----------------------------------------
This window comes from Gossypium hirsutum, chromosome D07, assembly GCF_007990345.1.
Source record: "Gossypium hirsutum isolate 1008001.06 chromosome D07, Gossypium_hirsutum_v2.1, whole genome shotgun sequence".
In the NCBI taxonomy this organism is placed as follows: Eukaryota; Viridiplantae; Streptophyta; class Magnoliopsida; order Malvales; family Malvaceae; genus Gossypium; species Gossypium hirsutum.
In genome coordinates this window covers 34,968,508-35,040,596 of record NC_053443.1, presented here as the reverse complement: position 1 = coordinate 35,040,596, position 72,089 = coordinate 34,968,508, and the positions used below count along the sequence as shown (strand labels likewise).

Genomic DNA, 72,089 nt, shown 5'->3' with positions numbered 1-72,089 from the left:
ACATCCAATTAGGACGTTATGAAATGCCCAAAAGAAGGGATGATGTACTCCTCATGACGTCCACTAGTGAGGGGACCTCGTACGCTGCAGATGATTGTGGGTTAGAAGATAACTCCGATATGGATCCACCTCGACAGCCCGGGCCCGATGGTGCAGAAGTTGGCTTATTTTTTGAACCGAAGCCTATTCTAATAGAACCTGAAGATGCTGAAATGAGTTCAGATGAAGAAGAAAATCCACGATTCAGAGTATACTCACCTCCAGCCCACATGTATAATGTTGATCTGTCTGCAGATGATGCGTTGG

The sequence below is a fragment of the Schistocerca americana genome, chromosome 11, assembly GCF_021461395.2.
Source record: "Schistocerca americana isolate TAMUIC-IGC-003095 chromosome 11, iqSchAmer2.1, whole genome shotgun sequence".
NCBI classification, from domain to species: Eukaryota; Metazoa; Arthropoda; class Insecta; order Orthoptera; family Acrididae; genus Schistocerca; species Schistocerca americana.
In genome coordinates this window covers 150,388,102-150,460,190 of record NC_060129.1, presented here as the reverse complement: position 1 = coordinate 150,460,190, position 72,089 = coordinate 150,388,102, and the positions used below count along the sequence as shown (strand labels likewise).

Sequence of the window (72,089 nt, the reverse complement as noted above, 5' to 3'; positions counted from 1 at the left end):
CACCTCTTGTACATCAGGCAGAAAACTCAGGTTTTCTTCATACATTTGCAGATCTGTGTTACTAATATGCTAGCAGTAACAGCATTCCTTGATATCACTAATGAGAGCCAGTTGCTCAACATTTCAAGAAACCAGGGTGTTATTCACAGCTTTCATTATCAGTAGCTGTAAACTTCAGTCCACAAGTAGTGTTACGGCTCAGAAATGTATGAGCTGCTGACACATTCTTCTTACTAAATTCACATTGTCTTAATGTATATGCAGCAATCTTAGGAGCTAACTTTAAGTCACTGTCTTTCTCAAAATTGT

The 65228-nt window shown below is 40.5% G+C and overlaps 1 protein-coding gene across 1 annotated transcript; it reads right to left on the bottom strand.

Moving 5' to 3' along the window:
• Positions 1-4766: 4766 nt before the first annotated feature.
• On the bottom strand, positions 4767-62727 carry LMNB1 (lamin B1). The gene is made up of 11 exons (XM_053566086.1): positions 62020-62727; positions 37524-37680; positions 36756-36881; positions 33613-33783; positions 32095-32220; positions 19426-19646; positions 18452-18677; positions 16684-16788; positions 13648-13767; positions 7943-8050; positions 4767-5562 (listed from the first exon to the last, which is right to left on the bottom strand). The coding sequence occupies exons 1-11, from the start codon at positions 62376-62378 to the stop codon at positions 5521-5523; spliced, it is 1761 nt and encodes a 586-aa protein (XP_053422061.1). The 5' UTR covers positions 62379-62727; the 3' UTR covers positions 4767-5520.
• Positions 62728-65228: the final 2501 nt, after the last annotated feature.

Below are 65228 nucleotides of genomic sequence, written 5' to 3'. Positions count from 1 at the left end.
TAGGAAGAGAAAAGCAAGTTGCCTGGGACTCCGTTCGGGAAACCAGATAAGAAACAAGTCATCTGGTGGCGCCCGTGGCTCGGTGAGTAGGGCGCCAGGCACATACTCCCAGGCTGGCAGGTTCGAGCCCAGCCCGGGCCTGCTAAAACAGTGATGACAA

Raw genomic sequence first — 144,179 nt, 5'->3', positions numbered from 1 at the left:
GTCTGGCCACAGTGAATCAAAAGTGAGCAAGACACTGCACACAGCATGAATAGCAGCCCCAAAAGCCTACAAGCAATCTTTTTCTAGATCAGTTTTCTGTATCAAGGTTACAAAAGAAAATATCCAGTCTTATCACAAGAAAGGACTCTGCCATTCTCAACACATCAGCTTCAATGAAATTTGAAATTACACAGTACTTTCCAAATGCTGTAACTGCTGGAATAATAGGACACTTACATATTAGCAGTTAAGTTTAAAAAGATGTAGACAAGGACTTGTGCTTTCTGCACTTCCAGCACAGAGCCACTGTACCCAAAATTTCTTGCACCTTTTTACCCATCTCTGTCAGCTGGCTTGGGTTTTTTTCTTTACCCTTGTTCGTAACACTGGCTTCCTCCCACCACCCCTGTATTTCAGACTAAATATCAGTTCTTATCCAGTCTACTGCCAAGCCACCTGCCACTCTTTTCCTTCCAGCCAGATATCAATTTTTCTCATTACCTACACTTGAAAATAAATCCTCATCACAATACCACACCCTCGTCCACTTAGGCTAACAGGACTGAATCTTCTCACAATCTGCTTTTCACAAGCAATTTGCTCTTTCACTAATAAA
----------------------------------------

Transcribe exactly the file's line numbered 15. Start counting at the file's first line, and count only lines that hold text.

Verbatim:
• Positions 1-4766: 4766 nt before the first annotated feature.